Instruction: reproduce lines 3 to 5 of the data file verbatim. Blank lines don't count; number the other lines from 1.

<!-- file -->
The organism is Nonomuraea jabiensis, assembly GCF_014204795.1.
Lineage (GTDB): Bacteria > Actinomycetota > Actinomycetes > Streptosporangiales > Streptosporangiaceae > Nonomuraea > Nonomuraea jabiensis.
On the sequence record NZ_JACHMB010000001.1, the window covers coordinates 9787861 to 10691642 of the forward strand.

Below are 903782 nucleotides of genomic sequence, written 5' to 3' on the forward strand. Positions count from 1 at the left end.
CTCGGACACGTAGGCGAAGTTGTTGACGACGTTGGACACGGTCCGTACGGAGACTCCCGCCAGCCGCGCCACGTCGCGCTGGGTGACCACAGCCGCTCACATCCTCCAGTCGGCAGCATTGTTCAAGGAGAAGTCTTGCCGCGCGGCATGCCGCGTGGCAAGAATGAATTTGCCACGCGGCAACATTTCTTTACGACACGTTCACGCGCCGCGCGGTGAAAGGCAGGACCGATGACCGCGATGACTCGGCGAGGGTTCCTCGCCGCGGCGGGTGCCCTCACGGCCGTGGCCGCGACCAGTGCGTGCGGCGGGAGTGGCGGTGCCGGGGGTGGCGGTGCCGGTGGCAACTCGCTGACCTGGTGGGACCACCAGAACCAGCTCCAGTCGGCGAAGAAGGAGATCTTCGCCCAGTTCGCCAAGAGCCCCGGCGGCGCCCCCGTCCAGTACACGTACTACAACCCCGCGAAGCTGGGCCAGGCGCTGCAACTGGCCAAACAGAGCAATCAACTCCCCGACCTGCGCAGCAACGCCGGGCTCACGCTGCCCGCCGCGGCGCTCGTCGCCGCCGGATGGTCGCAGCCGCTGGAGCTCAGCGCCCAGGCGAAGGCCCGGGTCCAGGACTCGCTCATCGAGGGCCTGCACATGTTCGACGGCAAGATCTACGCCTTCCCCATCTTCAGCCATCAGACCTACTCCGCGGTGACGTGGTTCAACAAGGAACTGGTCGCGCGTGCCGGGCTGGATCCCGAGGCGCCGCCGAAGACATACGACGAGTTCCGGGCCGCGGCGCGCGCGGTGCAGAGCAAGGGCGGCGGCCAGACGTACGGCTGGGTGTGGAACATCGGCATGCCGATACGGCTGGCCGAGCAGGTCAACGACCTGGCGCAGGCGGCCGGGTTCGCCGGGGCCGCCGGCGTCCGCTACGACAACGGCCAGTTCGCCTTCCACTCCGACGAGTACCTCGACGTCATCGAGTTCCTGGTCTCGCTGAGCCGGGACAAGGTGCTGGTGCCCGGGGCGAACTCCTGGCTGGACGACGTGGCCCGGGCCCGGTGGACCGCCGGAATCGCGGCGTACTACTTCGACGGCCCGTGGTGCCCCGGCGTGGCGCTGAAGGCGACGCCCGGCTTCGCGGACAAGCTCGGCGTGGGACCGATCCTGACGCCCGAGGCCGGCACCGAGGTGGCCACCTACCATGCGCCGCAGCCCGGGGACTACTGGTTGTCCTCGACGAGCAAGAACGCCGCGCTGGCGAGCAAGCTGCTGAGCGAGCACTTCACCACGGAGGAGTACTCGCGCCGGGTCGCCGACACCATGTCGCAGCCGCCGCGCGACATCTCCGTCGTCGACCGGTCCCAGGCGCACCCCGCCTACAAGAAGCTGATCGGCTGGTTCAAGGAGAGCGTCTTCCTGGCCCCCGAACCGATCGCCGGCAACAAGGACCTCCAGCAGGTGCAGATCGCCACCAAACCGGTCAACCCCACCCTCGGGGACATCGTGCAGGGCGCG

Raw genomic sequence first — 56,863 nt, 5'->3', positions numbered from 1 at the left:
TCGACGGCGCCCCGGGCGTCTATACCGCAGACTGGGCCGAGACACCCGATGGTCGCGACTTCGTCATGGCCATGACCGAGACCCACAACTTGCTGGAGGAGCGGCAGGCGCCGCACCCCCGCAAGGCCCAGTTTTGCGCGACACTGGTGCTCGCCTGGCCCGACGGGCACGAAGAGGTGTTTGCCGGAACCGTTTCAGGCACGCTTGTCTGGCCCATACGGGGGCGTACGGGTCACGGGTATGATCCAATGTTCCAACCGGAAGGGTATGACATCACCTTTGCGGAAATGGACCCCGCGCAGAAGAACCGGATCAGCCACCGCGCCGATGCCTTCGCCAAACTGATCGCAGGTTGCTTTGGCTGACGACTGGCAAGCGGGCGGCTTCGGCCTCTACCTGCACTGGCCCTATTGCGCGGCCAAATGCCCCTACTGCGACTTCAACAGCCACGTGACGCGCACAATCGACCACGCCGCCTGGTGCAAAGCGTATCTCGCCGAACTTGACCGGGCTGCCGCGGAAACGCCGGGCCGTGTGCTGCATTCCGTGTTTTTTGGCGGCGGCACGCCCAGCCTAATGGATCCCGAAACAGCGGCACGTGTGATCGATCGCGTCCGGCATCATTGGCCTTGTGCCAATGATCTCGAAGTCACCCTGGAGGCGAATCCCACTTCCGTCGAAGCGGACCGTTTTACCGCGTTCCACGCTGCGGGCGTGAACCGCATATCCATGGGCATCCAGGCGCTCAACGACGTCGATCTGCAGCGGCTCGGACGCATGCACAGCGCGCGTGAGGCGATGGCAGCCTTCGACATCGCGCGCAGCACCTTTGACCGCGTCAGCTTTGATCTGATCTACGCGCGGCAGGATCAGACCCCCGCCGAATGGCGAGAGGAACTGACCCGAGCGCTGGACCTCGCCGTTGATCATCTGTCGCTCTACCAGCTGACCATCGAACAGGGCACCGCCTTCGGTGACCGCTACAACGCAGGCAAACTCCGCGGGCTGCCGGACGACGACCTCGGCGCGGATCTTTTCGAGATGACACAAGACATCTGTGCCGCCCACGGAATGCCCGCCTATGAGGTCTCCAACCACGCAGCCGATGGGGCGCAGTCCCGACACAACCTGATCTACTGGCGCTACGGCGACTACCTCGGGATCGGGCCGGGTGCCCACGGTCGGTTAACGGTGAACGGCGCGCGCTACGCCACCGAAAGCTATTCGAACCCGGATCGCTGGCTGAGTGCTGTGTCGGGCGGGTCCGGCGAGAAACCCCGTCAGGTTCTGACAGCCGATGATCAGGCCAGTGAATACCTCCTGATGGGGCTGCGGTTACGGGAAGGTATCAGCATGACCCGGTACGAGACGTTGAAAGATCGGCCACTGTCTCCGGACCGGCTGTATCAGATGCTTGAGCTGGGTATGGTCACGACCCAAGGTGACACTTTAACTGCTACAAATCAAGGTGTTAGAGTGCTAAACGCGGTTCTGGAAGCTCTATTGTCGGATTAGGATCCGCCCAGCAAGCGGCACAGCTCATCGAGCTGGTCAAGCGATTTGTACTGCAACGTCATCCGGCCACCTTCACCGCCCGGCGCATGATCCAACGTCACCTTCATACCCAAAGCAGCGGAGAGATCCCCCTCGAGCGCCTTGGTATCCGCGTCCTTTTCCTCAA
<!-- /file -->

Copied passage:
On the sequence record NZ_JACHMB010000001.1, the window covers coordinates 9787861 to 10691642 of the forward strand.

Below are 903782 nucleotides of genomic sequence, written 5' to 3' on the forward strand. Positions count from 1 at the left end.
CTCGGACACGTAGGCGAAGTTGTTGACGACGTTGGACACGGTCCGTACGGAGACTCCCGCCAGCCGCGCCACGTCGCGCTGGGTGACCACAGCCGCTCACATCCTCCAGTCGGCAGCATTGTTCAAGGAGAAGTCTTGCCGCGCGGCATGCCGCGTGGCAAGAATGAATTTGCCACGCGGCAACATTTCTTTACGACACGTTCACGCGCCGCGCGGTGAAAGGCAGGACCGATGACCGCGATGACTCGGCGAGGGTTCCTCGCCGCGGCGGGTGCCCTCACGGCCGTGGCCGCGACCAGTGCGTGCGGCGGGAGTGGCGGTGCCGGGGGTGGCGGTGCCGGTGGCAACTCGCTGACCTGGTGGGACCACCAGAACCAGCTCCAGTCGGCGAAGAAGGAGATCTTCGCCCAGTTCGCCAAGAGCCCCGGCGGCGCCCCCGTCCAGTACACGTACTACAACCCCGCGAAGCTGGGCCAGGCGCTGCAACTGGCCAAACAGAGCAATCAACTCCCCGACCTGCGCAGCAACGCCGGGCTCACGCTGCCCGCCGCGGCGCTCGTCGCCGCCGGATGGTCGCAGCCGCTGGAGCTCAGCGCCCAGGCGAAGGCCCGGGTCCAGGACTCGCTCATCGAGGGCCTGCACATGTTCGACGGCAAGATCTACGCCTTCCCCATCTTCAGCCATCAGACCTACTCCGCGGTGACGTGGTTCAACAAGGAACTGGTCGCGCGTGCCGGGCTGGATCCCGAGGCGCCGCCGAAGACATACGACGAGTTCCGGGCCGCGGCGCGCGCGGTGCAGAGCAAGGGCGGCGGCCAGACGTACGGCTGGGTGTGGAACATCGGCATGCCGATACGGCTGGCCGAGCAGGTCAACGACCTGGCGCAGGCGGCCGGGTTCGCCGGGGCCGCCGGCGTCCGCTACGACAACGGCCAGTTCGCCTTCCACTCCGACGAGTACCTCGACGTCATCGAGTTCCTGGTCTCGCTGAGCCGGGACAAGGTGCTGGTGCCCGGGGCGAACTCCTGGCTGGACGACGTGGCCCGGGCCCGGTGGACCGCCGGAATCGCGGCGTACTACTTCGACGGCCCGTGGTGCCCCGGCGTGGCGCTGAAGGCGACGCCCGGCTTCGCGGACAAGCTCGGCGTGGGACCGATCCTGACGCCCGAGGCCGGCACCGAGGTGGCCACCTACCATGCGCCGCAGCCCGGGGACTACTGGTTGTCCTCGACGAGCAAGAACGCCGCGCTGGCGAGCAAGCTGCTGAGCGAGCACTTCACCACGGAGGAGTACTCGCGCCGGGTCGCCGACACCATGTCGCAGCCGCCGCGCGACATCTCCGTCGTCGACCGGTCCCAGGCGCACCCCGCCTACAAGAAGCTGATCGGCTGGTTCAAGGAGAGCGTCTTCCTGGCCCCCGAACCGATCGCCGGCAACAAGGACCTCCAGCAGGTGCAGATCGCCACCAAACCGGTCAACCCCACCCTCGGGGACATCGTGCAGGGCGCG